A challenge for post-secondary educators, is that most curriculum guides for film seem to be directed towards the teachers of kindergarten to grade 12 students. In researching this blog post, Jenaya Webb, Public Services Librarian, OISE Library, indicated to me that they have a collection of curriculum guides to assist their student teachers on placements in the K-12 educational system.  Jenaya also helped me to compile a list of more widely available resources to the U of T community (see below).

In order to find curriculum kits or guides that may be useful in your post-secondary teaching, I recommend using the web as a starting point to find resources that you can adapt to make relevant for your course. Some options in alphabetical order include:

1) Amnesty International Film Curriculum Guides

As a human rights organization, Amnesty has a number of PDF downloadable curriculum guides for films that address issues such as war, race, and gender. I downloaded the curriculum guide for Born into Brothels, an academy award winning documentary, and found that some of the grade 9-12 level discussion questions could be easily adapted by linking to a university course level reading.

2) HotDocs:  Toronto’s own documentary festival has film resources in their HotDocs library for K-12 learning.  Here you may find materials that link to your courses.  In the words of the HotDocs team, “these docs will engage students with issues of our day; with vital ideas, critical questions and new perspectives outside the mainstream media and school textbook.”

3)  National Film Board (NFB) of Canada:
The NFB has a comprehensive section of their website devoted to educators. There is a section of the website where teachers can search for teaching guides on various topics. Additionally, I find the playlists for educators organized thematically (i.e. films about Science and Technology) to be a great resource.

I hope that you are able to find curriculum materials for films that are relevant for your classroom.  If you have experiences or tips you wish to share, please comment.

Hallowe’en and presentation horror stories

As a Trainer with the TATP, one of my responsibilities has been to design and teach a workshop for TAs on Classroom Presentations.  Within the workshop, we review a number of resources to provide inspiration to create dynamic and engaging classroom presentations.

Getting into the spooky spirit, I would like to share a Hallowe’en twist on one of these resources. is a website for sharing slide decks that can be easily emailed, linked, and shared on the web. Slideshare sometimes runs contests to identify the best slide decks. In one iteration of the contest, they ran a Presentation Horror Story Contest.

Boom or Bust, is one of my favourite winners from the presentation horror stories contest, because the creators draw on traditions from comic books to tell a story through their slides.  The types of images shown in Boom or Bust can be easily created using a software package like Comic Life.

If you are looking for a more general slide deck on presentation, I also recommend the tongue and cheek ‘You Suck at Powerpoint.’ It offers some up-to-date suggestions to make your presentation graphically appealing. If you are looking at keep in mind that you may need to translate concepts from business to educational contexts to make them relevant for your students.


View more presentations from @JESSEDEE.

TED talks and teaching

My Favorite TED Talk

Image of Bonnie Bassler’s TED Talk by jurvetson at Creative Commons License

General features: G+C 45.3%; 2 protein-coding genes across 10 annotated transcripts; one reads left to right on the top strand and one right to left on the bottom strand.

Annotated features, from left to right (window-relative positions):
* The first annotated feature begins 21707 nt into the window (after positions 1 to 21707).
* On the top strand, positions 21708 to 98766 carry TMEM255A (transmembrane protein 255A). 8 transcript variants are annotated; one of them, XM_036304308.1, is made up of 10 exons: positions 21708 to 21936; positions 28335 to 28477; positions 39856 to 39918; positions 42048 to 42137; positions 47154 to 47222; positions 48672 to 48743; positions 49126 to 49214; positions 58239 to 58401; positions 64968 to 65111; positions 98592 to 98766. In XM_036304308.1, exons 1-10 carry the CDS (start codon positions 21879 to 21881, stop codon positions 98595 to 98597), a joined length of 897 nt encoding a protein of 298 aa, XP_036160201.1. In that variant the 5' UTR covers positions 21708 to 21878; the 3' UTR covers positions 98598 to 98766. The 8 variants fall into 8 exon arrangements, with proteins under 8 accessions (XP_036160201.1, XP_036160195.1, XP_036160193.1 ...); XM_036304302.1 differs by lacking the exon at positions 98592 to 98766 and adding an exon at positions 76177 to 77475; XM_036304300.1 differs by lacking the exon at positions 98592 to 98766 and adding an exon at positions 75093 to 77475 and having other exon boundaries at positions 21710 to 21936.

Today, the Toronto TEDx event is happening in Toronto.

What are TED Talks you ask? According to the TED talks website:

TED is a nonprofit devoted to Ideas Worth Spreading. It started out (in 1984) as a conference bringing together people from three worlds: Technology, Entertainment, Design

As a TA and course instructor, I am very grateful these events happen. TED Talks and the associated, local community organized talks (called TEDx Talks), provide an archive of inspiring video materials that may be appropriate for classroom use. Personally, I’ve seen videos with subject matter ranging from nanotechnology to global politics!

In a 4th year course I’ve taught called Integrative Design Project, in the The Institute of Communication, Culture and Information Technology (ICCIT) at the Mississauga campus, I have frequently paired a reading by Hans Rosling with his TED talk video which “shows the best stats you’ve ever seen”. It is an interesting entry point for students to think about statistics and data visualization in their design practice.

You can tune into TEDx Toronto

And now I must ask, does anyone else use TED talks in their teaching? Please let me know in the comments.

PhD comics and TA training

Piled Higher and Deeper, a grad school comic strip, created by Jorge Cham, has long been a source of inspiration for the TATP trainers in delivering initial TA training sessions across the University of Toronto campuses. Cham’s comic strip provides many humourous takes on the challenges facing TAs.

Here are some of my favourite lessons about grading that Piled Higher and Deeper illustrates:

Check out for further comic strips.

TA Day 2011

TA Day 2011 was held on Sept. 1st. It was the perfect way to kickoff the month of September and the back to school season at U of T.

As a trainer with the TATP, I find that TA day is an interesting opportunity to meet returning and new TAs. While TAs are often very excited about the upcoming semester, they always have a lot on the go in the month of September. Many TA day attendees are new to the U of T and they can be settling into a new department, new city, or even be new to Canada. Luckily, TA day is a good place to gather teaching tips and also to find out informally about important stuff like the student housing service or TIFF.

This year the programming for TA day featured an array of presentations and workshops for both first-time and experienced TAs. A keynote address was provided by Prof. Mark Kingwell, from Philosophy on the topic of How To Be A Great TA Without Losing Your Mind, Your Soul, or Your Lunch. Presentations were also made by award winning TAs from U of T, and Dr. Tanya Lewis, Director of Academic Success and Accessibility Services, CUPE 3902 and CTSI staff. Throughout the day, new TAs discussed issues like ‘the first class’ and ‘grading.’ Returning and experienced TAs had the opportunity consider new challenges like designing their own courses.

If you attended (or wish you attended) TA day, we hope to see you out at the fall workshop series.